Mitt Romney's losses on Tuesday in Georgia, Tennessee and Oklahoma (despite wins in Ohio and elsewhere) compound a problem he has had all year — an inability to appeal to Southern voters. With Alabama and Mississippi holding the next primaries, the region could cause him further aggravation.
Back then local leaders were asked to make predictions about the future. They were wrong in guessing that mail would be delivered by rockets. But the former University of Utah president predicted giant flat-screen TVs like wall panels.
President Obama began Tuesday's news conference talking about the U.S. housing market. He said in many ways the U.S. economy is getting stronger but millions of Americans can't find jobs, and millions more are having trouble paying the rent or mortgage.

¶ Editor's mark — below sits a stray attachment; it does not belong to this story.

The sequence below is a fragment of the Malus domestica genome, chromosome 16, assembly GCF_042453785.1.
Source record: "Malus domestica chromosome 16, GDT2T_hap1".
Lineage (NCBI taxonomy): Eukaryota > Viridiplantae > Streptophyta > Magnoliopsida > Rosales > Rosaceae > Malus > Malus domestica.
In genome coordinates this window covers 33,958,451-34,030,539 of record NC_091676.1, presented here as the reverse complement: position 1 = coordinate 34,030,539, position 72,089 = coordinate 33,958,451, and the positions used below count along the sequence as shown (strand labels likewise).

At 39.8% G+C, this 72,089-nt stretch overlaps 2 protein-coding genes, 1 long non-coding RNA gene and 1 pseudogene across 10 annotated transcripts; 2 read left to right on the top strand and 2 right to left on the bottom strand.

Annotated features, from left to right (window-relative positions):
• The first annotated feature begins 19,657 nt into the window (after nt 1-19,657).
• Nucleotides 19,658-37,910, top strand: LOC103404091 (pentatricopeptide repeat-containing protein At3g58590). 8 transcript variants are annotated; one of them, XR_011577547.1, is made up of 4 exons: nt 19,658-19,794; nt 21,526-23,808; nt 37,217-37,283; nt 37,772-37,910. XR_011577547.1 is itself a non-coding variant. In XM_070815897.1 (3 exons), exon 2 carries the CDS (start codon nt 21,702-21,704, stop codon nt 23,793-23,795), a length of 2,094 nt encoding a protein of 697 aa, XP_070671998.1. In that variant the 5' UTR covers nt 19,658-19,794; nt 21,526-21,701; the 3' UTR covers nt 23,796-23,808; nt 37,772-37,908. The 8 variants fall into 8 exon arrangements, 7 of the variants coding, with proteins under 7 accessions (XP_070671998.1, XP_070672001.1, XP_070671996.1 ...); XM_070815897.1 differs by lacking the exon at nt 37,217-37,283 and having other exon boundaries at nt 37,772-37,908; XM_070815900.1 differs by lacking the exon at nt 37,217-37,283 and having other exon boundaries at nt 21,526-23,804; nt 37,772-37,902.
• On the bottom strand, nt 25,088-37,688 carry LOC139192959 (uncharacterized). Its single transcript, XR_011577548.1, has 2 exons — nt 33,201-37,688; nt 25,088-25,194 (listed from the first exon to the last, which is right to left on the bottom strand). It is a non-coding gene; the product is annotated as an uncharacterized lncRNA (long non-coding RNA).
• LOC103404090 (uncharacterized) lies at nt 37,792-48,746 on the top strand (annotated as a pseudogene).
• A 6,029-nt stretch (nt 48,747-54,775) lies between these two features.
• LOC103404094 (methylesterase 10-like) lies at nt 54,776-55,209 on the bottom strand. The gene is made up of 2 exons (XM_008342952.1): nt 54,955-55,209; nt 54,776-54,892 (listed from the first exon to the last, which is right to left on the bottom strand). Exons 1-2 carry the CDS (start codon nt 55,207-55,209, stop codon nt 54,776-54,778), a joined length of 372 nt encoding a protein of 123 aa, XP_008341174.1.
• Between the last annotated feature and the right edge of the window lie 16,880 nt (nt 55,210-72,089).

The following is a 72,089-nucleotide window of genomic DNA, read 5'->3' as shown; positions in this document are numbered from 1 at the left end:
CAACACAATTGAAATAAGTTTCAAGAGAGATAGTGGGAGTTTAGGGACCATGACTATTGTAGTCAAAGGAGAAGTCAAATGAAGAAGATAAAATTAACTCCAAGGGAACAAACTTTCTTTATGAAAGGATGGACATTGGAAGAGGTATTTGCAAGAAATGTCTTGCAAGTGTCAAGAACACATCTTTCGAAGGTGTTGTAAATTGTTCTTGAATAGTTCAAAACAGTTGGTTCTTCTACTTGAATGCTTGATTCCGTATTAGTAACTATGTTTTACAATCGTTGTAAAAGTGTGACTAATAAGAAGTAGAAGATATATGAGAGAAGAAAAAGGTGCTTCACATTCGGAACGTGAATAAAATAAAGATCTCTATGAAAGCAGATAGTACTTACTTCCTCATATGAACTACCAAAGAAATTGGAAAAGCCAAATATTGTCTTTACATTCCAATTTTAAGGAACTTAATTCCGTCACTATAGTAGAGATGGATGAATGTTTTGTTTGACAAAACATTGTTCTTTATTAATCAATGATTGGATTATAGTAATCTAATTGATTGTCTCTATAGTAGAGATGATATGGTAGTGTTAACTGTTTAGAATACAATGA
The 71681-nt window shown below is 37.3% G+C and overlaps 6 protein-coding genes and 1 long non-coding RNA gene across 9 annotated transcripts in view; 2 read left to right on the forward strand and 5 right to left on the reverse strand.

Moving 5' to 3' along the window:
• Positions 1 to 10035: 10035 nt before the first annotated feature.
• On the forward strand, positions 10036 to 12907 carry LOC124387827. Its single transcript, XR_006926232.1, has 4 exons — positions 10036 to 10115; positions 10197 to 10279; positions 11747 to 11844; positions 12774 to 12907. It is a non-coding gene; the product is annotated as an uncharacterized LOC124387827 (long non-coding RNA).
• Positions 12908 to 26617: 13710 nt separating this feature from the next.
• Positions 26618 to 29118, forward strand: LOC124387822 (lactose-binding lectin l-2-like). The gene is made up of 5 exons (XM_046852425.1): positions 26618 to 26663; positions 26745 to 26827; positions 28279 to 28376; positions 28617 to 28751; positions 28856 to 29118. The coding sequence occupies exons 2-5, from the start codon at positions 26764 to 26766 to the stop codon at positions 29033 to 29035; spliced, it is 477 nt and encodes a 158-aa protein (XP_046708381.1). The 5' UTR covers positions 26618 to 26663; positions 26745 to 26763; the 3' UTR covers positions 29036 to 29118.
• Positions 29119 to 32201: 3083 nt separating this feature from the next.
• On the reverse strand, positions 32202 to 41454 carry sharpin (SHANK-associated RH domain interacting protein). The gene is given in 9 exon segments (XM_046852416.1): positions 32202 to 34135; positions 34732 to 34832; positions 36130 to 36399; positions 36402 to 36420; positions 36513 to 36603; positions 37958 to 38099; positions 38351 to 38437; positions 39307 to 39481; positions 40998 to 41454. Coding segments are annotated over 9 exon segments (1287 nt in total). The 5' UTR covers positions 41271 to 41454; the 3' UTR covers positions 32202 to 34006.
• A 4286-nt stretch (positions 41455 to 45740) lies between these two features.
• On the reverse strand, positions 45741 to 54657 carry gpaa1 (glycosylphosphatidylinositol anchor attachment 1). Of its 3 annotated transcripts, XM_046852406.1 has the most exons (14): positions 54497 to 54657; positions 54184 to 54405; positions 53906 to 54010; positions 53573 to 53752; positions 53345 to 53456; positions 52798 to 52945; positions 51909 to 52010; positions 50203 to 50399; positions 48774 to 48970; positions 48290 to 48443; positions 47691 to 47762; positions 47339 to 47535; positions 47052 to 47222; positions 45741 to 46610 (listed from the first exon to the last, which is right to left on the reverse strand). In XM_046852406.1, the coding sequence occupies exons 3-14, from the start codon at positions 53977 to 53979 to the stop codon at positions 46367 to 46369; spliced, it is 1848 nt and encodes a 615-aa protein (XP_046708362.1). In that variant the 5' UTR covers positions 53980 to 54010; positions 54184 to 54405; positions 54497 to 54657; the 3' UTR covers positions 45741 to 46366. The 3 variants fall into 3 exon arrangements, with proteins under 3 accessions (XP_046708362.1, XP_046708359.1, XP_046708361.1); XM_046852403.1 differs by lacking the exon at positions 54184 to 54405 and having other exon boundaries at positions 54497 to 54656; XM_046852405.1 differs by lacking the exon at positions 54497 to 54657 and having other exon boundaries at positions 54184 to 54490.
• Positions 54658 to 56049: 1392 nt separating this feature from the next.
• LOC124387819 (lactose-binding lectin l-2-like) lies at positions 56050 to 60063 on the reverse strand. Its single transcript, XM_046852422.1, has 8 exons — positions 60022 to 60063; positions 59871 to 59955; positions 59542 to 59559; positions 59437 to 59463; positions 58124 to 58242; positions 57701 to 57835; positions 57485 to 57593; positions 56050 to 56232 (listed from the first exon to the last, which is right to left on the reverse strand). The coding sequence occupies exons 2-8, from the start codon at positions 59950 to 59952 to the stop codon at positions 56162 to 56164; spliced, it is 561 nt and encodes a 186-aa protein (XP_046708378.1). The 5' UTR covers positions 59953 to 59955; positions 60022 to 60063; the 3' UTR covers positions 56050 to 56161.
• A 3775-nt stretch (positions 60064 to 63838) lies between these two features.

When Lehman Brothers collapsed in 2008, it was the largest bankruptcy in U.S. history. More than three years later, Lehman is emerging from Chapter 11. The firm is really just back in business to liquidate itself. Lehman has about $65 billion in assets that it intends to distribute among its many creditors starting next month.
Ten states voted in Super Tuesday's primaries and caucuses. At the end of the night, the map was a jigsaw puzzle of wins for Mitt Romney, Rick Santorum and Newt Gingrich. The most hard-fought state was Ohio, and Romney managed to squeak out a win.
President Obama held a wide-ranging news conference Tuesday. He bluntly challenged Republican critics of his Iran policy — saying the stakes are too high to let politics intrude. The news conference was designed to steal some of the spotlight from GOP presidential hopefuls on Super Tuesday.
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